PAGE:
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Mozart & The Mind

Interactive Music & the Brain Exposition

May 11, 2013


“Mainly Mozart is playing to the belief that its audience is smart and wants to be treated intelligently.” —James Chute, U~T San Diego

The Gamelan Project Alexander Khalil1, Victor Minces1, The Giri Nata Gamelan Ensemble

Interactive Music & the Brain Exposition Mozart & the Mind May 11th, 2013

You’ve arrived at an intellectual playground providing you a unique opportunity to engage with scientists, musicians, and fellow music aficionados around a series of interactive installations exploring connections between music and the brain. Here you can gain firsthand insight from scientists and artists into their fascinating interdisciplinary work, demonstrated through interactive exhibits and installations. Along the way, you will have the opportunity to experience some of the cutting-edge technology being used both to study brain function and as new medium for artistic and musical expression. As you explore these installations, we invite you to follow your curiosity – experiment, ask questions, explore your creativity while reasoning scientifically; but, most importantly, enjoy yourself!

The gamelan project investigates the relationship between ability to synchronize rhythmically and the ability to attend. An important part of this work has been to develop a reliable method for measuring synchrony amongst ensemble players. Using sensors wired to each key of each percussion instrument, each player’s rhythmic patterns are collected in isolation. These rhythmic patterns are analyzed in real time using vector strength analysis, a method usually used for measuring synchrony of firing neurons. We invite audience members to try the instruments and, with realtime feedback from the data collection system, experience what it is like to achieve a high level of synchrony.

Affiliations: 1

Temporal Dynamics of Learning Center – UC San Diego

For more information: Acknowledgements: This work was supported in part by NSF grant SMA 1041755 to the Temporal Dynamics of Learning Center, an NSF Science of Learning Center and San Diego Foundation; Blasker Science & Technology Grants Programtion.

Disklavier and Brain Richard Warp – Composer A semi-composed piano piece that demonstrates some of the possibilities of brain-based musical expression, and explores how music might be created that responds compellingly to the moods and intentions of the performer. Part score, part improvisation, the music moves between fixed structure and generative processes, creating a piece that evolves, but at the same time sits within certain compositional boundaries in order to achieve a sense of artistic unity. Using Max/MSP, OpenSoundControl and the Emotiv EPOC headset, brain signals (cognitive and emotional) are filtered and mapped to melodic, harmonic and timbral/dynamic parameters that are played by the Disklavier. While the ‘solo’ part of the score is composed in traditional fashion and played by the performer, the ‘duet’ portions of the score employ stochastic processes to drive generation of musical material from the instrument, while the performer improvises around this output. Disklavier and Brain is a work in progress, with a world premiere planned for fall 2013 in the San Francisco Bay Area. For more information:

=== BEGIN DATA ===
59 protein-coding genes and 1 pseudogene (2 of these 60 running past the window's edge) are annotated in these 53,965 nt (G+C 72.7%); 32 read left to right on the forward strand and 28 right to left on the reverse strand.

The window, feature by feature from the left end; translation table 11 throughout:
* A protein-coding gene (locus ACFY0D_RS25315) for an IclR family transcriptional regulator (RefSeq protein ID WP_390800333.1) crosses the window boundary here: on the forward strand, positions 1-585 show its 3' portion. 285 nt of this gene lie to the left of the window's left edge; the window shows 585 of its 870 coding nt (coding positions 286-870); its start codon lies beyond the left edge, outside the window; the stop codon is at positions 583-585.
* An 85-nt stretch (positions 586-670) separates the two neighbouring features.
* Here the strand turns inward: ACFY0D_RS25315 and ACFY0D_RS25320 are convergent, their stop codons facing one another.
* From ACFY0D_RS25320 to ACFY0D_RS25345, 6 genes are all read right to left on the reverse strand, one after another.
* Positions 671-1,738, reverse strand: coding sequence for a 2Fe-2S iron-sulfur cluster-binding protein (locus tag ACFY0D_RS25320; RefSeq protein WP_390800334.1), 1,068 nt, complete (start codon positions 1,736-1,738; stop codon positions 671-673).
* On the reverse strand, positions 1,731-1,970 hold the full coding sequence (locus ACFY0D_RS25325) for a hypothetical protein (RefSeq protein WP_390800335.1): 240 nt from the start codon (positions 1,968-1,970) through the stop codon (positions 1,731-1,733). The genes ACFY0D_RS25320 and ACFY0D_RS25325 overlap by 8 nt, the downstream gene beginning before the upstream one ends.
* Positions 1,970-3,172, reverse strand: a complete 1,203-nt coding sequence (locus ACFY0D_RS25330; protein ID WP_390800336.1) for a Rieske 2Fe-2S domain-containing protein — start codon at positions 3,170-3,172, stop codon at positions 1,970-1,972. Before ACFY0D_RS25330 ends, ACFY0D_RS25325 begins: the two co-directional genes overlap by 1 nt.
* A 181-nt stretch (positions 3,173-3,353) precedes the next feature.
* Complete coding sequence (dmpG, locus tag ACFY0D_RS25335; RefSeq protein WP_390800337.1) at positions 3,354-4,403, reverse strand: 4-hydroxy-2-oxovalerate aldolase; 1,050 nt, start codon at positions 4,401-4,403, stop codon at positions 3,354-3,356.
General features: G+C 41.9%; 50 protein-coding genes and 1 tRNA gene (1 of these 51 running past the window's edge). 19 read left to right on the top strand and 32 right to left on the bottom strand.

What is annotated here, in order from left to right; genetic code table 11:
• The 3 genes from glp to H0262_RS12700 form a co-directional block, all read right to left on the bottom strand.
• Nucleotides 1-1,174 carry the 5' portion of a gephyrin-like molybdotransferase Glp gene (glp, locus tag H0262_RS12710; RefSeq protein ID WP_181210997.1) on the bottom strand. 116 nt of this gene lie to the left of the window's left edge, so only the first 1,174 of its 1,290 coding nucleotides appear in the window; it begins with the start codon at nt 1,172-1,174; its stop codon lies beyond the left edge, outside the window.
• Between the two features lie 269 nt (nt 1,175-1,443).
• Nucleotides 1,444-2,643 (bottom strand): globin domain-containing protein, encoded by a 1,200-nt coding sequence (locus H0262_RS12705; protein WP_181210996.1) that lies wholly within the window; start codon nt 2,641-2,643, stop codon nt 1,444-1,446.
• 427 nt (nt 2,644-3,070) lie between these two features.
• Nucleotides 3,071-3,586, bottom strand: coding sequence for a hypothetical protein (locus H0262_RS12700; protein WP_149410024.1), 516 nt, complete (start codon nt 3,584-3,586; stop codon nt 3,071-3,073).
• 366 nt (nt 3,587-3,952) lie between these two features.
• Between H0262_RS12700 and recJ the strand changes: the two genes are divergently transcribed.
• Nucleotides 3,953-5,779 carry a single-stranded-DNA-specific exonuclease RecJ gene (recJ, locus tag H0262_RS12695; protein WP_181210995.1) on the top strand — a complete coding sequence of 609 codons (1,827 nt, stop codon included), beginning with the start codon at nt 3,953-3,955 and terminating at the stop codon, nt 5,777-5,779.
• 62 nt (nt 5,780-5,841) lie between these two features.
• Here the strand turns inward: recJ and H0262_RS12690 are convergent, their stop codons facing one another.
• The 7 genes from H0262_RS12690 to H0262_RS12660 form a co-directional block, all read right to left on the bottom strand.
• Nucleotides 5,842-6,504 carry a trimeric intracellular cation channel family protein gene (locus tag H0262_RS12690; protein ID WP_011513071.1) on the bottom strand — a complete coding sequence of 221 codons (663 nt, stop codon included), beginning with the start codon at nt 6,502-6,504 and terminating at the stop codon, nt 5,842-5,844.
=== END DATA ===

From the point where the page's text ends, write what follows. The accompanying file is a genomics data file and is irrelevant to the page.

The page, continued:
BrainMovie3D Tim Mullen1, Christian Kothe1, Alejandro Ojeda1, Mike Chi2, Trevor Kerth2 “The mind is the music that neural networks play.” This quote from renowned computational neurobiologist T.J. Sejnowski underscores a growing scientific consensus that studying the structure and function of vast networks of connections between brain regions is key to understanding creativity, music, language and a host of other mental processes. BrainMovie3D provides a window into these network dynamics by computationally modeling and visualizing information flow between different regions of the brain based on electrical signals recorded from the scalp using state-ofthe-art wearable high-density EEG technology (Cognionics, Inc) and advanced signal processing. Such technology is being used to better understand the neural basis of cognition and behavior in mobile, real-world conditions. This technology may also some day be used to improve cognitive function via neurofeedback training, helping one strengthen or weaken specific functional dependencies between brain regions. This installation will be repeated May 18th and June 1st Affiliations: 1 Swartz Center for Computational Neuroscience, INC, UC San Diego 2 Cognionics, Inc. (San Diego) For more information: